ACA targets Telstra over COTs claim

 
Telstra has agreed to cooperate with an Australian Communications Authority (ACA) investigation announced on Monday following allegations that the carrier mislead parliament and the Supreme Court of Victoria over a dispute involving a Brisbane exchange.

Following a request from Communications Minister Senator Richard Alston,

the ACA said it would investigate allegations made by the Nine Network's Sunday program concerning legal action taken against the company by a group known as Casualties of Telecom Services (COTS) in the nineties.

Despite Telstra being forced to pay $16 million to the group's members as compensation following a dispute that ran from 1994 to 1999, one group member, restaurateur Ann Garms, had her claim denied.

Garms claimed poor service from Telecom (as Telstra was then known), which had been preventing calls reaching her business, had only improved after an upgrade of the Fortitude Valley exchange in 1993. Telstra said the exchange had not been upgraded, and Garms was subsequently denied compensation.

The ACA had been asked to investigate whether work done by Telstra to the Fortitude Valley Exchange around September 1993 resulted in enhancements to the service provided to Garms, ACA chairman Tony Shaw said in a statement.

The ACA would also investigate whether documents provided to Sunday related to an upgrade of the Fortitude Valley Exchange, or to the Mitchelton Exchange as claimed by Telstra.

Shaw said he expects to have an answer for the Minister within a week.

“Telstra will fully co-operate with the ACA. Telstra has nothing to hide,” Telstra chief Dr Ziggy Switkowski said in a statement. “Telstra maintains the document at the centre of the allegation does not relate to a major upgrade of the Fortitude Valley exchange,” he said.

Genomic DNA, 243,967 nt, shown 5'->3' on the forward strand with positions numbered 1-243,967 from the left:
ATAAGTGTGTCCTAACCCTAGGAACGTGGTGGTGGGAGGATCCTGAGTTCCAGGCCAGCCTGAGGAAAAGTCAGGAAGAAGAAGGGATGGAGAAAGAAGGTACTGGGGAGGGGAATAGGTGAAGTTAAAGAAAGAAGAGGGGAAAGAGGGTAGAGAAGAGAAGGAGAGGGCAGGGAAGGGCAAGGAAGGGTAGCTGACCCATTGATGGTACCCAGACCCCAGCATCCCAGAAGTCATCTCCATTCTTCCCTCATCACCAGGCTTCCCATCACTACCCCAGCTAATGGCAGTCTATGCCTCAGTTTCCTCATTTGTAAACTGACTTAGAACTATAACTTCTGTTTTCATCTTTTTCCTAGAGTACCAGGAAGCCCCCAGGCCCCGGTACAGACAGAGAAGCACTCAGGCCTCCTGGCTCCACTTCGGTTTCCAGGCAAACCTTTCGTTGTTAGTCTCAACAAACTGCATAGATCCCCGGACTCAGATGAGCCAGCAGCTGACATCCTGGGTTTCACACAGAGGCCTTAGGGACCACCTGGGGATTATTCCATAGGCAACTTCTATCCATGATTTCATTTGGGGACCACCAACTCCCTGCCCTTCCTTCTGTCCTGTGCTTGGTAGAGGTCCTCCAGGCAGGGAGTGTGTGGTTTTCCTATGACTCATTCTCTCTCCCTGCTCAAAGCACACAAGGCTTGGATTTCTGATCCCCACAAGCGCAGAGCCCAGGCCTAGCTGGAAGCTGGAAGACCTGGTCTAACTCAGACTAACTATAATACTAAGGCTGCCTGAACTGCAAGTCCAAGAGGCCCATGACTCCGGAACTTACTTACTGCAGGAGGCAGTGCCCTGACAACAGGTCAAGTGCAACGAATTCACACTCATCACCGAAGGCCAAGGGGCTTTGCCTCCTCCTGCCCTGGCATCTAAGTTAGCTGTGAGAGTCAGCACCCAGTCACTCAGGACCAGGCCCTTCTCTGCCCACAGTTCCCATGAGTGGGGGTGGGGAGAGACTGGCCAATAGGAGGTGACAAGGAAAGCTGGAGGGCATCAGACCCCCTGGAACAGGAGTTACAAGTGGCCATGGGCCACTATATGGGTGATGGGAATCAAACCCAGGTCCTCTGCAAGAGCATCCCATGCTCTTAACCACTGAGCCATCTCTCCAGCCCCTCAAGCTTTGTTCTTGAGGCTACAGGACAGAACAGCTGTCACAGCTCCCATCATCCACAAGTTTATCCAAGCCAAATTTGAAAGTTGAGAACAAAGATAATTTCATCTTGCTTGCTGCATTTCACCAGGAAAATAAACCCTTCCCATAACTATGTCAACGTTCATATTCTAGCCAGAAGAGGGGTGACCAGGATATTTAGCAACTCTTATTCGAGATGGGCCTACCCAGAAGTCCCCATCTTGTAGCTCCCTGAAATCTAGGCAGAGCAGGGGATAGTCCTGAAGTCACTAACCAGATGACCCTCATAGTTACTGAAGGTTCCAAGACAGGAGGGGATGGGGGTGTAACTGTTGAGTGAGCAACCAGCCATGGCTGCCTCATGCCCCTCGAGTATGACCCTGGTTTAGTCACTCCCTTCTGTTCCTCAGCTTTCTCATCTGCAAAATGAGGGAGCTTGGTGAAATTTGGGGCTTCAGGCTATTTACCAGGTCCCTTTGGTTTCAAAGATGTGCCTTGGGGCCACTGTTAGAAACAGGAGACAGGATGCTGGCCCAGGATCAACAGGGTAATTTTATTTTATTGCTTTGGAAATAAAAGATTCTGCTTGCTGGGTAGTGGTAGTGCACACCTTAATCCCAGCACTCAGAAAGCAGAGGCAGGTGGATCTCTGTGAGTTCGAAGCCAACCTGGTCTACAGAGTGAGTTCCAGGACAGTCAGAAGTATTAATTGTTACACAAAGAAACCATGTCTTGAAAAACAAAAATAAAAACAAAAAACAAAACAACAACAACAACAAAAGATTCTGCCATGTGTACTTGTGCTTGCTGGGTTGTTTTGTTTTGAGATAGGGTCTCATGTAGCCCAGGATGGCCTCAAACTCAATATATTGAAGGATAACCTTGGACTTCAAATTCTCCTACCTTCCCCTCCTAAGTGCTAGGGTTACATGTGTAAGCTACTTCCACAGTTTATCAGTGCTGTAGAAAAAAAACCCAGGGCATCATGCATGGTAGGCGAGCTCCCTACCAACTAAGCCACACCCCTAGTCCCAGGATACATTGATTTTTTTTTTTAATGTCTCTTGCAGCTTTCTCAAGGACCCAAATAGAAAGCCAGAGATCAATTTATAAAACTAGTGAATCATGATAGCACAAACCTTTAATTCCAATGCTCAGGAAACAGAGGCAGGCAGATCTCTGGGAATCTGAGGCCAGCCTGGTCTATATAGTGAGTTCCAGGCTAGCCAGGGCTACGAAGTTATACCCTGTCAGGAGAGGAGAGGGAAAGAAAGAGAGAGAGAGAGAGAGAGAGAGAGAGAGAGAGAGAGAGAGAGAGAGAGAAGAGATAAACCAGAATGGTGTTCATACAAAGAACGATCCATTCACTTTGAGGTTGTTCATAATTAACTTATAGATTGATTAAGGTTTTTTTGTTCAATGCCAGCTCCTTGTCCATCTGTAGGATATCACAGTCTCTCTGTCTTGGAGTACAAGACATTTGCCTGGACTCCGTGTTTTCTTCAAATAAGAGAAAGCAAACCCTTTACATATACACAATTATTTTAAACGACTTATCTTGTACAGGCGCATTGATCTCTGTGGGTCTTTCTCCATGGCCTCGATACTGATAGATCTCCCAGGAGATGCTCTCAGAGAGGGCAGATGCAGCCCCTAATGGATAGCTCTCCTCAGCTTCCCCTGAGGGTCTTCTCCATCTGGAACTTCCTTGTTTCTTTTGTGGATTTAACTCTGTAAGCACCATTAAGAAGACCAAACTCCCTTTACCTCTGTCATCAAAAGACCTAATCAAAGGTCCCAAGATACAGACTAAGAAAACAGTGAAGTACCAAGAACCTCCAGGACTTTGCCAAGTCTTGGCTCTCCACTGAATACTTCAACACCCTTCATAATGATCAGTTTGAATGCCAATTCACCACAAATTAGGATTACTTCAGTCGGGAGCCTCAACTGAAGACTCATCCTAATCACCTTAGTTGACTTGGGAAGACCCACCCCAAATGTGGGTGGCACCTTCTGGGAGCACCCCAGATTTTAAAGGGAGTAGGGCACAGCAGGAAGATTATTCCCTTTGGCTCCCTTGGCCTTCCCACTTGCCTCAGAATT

Telstra said the original problems, around which the COT group was formed, occurred in the late eighties and nineties and did not reflect the current state of Telstra's service or complaint management processes.


 
 
 
Top Stories
Innovating in the sleepy super industry
There’s little incentive to be on the bleeding edge, so why is Andrew Todd fighting so hard?
 
How technology will unify Toll
The systems headache formed through 15 years of acquisitions.
 
Immigration breached Privacy Act with data leak
Pilgrim slams "copy and paste" of asylum seeker data.
 
 
Sign up to receive iTnews email bulletins
   FOLLOW US...
Latest Comments
Polls
Who do you trust most to protect your private data?







   |   View results
Your bank
  39%
 
Your insurance company
  3%
 
A technology company (Google, Facebook et al)
  7%
 
Your telco, ISP or utility
  8%
 
A retailer (Coles, Woolworths et al)
  2%
 
A Federal Government agency (ATO, Centrelink etc)
  20%
 
An Australian law enforcement agency (AFP, ASIO et al)
  15%
 
A State Government agency (Health dept, etc)
  6%
TOTAL VOTES: 816

Vote